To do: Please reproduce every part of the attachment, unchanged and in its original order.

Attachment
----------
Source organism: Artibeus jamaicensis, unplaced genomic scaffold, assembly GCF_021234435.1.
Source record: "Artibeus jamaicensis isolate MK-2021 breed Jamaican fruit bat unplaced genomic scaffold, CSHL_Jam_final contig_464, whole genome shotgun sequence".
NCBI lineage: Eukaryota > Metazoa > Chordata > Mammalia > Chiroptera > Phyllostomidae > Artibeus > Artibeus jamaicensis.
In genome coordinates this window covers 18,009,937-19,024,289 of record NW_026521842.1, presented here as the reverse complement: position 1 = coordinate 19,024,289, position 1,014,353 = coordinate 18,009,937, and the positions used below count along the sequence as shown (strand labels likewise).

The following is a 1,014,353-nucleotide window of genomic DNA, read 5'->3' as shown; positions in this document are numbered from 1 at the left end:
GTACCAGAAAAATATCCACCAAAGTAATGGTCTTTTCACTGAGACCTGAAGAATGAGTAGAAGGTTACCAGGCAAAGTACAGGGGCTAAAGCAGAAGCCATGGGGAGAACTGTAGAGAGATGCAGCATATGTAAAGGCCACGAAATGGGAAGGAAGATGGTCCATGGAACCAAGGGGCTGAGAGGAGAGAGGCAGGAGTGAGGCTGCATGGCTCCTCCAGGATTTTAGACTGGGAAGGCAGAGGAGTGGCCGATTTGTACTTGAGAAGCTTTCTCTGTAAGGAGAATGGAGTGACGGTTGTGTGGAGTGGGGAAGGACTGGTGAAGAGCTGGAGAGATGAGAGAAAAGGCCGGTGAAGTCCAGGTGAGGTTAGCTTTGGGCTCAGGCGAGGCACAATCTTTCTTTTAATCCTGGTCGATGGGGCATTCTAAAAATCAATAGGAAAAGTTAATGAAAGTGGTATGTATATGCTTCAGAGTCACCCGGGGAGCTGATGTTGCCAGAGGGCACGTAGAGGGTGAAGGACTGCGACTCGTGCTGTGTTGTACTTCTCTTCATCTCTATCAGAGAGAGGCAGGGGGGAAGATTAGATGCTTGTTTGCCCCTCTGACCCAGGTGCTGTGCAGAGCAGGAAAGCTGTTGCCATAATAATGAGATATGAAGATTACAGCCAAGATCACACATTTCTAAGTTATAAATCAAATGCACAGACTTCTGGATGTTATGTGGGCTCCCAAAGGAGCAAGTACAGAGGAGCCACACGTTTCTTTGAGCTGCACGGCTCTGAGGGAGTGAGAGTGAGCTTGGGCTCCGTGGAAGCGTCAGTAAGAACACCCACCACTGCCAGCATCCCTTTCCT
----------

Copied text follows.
Source organism: Artibeus jamaicensis, unplaced genomic scaffold, assembly GCF_021234435.1.
Source record: "Artibeus jamaicensis isolate MK-2021 breed Jamaican fruit bat unplaced genomic scaffold, CSHL_Jam_final contig_464, whole genome shotgun sequence".
NCBI lineage: Eukaryota > Metazoa > Chordata > Mammalia > Chiroptera > Phyllostomidae > Artibeus > Artibeus jamaicensis.
In genome coordinates this window covers 18,009,937-19,024,289 of record NW_026521842.1, presented here as the reverse complement: position 1 = coordinate 19,024,289, position 1,014,353 = coordinate 18,009,937, and the positions used below count along the sequence as shown (strand labels likewise).

The following is a 1,014,353-nucleotide window of genomic DNA, read 5'->3' as shown; positions in this document are numbered from 1 at the left end:
GTACCAGAAAAATATCCACCAAAGTAATGGTCTTTTCACTGAGACCTGAAGAATGAGTAGAAGGTTACCAGGCAAAGTACAGGGGCTAAAGCAGAAGCCATGGGGAGAACTGTAGAGAGATGCAGCATATGTAAAGGCCACGAAATGGGAAGGAAGATGGTCCATGGAACCAAGGGGCTGAGAGGAGAGAGGCAGGAGTGAGGCTGCATGGCTCCTCCAGGATTTTAGACTGGGAAGGCAGAGGAGTGGCCGATTTGTACTTGAGAAGCTTTCTCTGTAAGGAGAATGGAGTGACGGTTGTGTGGAGTGGGGAAGGACTGGTGAAGAGCTGGAGAGATGAGAGAAAAGGCCGGTGAAGTCCAGGTGAGGTTAGCTTTGGGCTCAGGCGAGGCACAATCTTTCTTTTAATCCTGGTCGATGGGGCATTCTAAAAATCAATAGGAAAAGTTAATGAAAGTGGTATGTATATGCTTCAGAGTCACCCGGGGAGCTGATGTTGCCAGAGGGCACGTAGAGGGTGAAGGACTGCGACTCGTGCTGTGTTGTACTTCTCTTCATCTCTATCAGAGAGAGGCAGGGGGGAAGATTAGATGCTTGTTTGCCCCTCTGACCCAGGTGCTGTGCAGAGCAGGAAAGCTGTTGCCATAATAATGAGATATGAAGATTACAGCCAAGATCACACATTTCTAAGTTATAAATCAAATGCACAGACTTCTGGATGTTATGTGGGCTCCCAAAGGAGCAAGTACAGAGGAGCCACACGTTTCTTTGAGCTGCACGGCTCTGAGGGAGTGAGAGTGAGCTTGGGCTCCGTGGAAGCGTCAGTAAGAACACCCACCACTGCCAGCATCCCTTTCCT